This panic is beginning to spread among Israel's settler colonialism on a level only seen in the final years of apartheid in South Africa.

Recent comments by senior Israeli politicians and their amplification in the Israeli media have given this assessment added credibility.

     BDS is all about Palestinians' rights, human rights, civil rights and national rights.
One only needs to look at the front page of the mass-circulated Israeli newspaper Yedioth Ahoronth, which pressed the panic button a few days ago by allying itself with those "Fighting the boycott" and others sounding the alarm. Its main columnist, rightwing writer Ben-Dror Yemeni warned: "The success of BDS is particularly impressive because it's a movement that uses the language of rights."

Indeed, BDS is all about Palestinians' rights, human rights, civil rights and national rights.

But of course the fight remains uphill. Israel and its many lobbies in the US are using their bottomless financial resources and arm-twisting tactics to blackmail BDS supporters on US college campuses into submission.

A website called Canary Mission has been launched to create a "blacklist" of pro-Palestinian students and academics. Its homepage says: "The Canary Mission database was created to expose individuals and groups that are anti-Freedom, anti-American and anti-Semitic in order to protect the public and our democratic values."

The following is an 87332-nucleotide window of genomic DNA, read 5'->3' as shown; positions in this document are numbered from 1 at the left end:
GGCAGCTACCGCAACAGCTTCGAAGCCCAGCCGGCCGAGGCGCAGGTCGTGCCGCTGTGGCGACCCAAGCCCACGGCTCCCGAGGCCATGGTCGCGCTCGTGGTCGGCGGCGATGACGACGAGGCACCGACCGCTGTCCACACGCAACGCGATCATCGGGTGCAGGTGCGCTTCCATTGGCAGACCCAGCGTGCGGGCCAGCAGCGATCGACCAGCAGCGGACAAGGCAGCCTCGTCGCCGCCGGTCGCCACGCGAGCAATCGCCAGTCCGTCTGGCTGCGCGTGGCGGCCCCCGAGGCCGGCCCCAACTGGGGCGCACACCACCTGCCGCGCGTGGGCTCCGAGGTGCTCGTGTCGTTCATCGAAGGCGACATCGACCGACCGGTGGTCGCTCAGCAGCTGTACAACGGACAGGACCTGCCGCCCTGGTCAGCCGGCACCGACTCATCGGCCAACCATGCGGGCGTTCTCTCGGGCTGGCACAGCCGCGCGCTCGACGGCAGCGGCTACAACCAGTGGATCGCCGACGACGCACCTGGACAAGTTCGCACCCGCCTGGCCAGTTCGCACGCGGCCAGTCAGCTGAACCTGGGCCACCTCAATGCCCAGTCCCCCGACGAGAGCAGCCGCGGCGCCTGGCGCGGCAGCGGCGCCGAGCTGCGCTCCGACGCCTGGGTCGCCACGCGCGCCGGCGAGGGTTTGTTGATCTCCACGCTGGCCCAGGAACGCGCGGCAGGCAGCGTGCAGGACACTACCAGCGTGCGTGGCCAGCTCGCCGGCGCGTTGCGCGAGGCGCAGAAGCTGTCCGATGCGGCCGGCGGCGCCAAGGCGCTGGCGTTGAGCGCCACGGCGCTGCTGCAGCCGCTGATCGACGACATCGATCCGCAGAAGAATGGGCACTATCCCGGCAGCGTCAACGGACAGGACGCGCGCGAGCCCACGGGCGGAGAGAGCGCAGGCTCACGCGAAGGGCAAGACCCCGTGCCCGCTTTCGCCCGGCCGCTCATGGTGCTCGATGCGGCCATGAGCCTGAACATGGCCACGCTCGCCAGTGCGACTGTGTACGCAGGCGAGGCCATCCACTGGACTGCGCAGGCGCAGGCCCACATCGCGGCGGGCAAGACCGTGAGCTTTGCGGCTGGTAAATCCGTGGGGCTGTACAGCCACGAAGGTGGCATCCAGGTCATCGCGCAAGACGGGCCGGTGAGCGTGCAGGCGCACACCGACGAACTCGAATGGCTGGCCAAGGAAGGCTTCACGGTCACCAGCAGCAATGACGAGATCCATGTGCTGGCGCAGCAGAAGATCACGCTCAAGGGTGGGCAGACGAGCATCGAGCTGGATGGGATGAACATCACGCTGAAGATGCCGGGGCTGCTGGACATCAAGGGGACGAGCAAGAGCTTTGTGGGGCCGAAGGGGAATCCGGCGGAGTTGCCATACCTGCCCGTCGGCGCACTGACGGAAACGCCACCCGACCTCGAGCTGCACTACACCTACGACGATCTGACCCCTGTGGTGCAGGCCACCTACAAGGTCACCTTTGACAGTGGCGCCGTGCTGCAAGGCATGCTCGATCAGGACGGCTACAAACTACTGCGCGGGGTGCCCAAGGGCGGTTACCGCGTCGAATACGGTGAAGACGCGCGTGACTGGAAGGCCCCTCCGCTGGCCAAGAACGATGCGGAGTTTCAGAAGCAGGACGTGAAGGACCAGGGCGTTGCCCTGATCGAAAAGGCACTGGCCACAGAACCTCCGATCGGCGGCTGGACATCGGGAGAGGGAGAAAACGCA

The sites aims to damage the future economic prospects of the groups and individuals it profiles: "It is your duty to ensure that today's radicals are not tomorrow's employees," a narrator says on a video on the site.

No matter how you size-it up, this harkens back to McCarthyism in the 1950s when making accusations of subversion or treason without proper regard for evidence was the trend for being a "Good American". It is Israel and its supporters that harangue everyone with their claims of occupying the high moral ground that are in the thick of this twisted blackmailing logic.

For years, under the cover of the phony peace process that was aided by a complacent Palestinian Authority, and the equally phony Iranian nuclear threat, Israel and its apologists have managed to conflate BDS with separate initiatives by the Palestinians to garner international support to end the occupation. That cover is slowly but surely is blown away.

Opinions expressed in this article remain those of the author and do not necessarily reflect those of al-Araby al-Jadeed, its editorial board or staff.

The New ArabComments

Most Popular

Most Popular

    Read More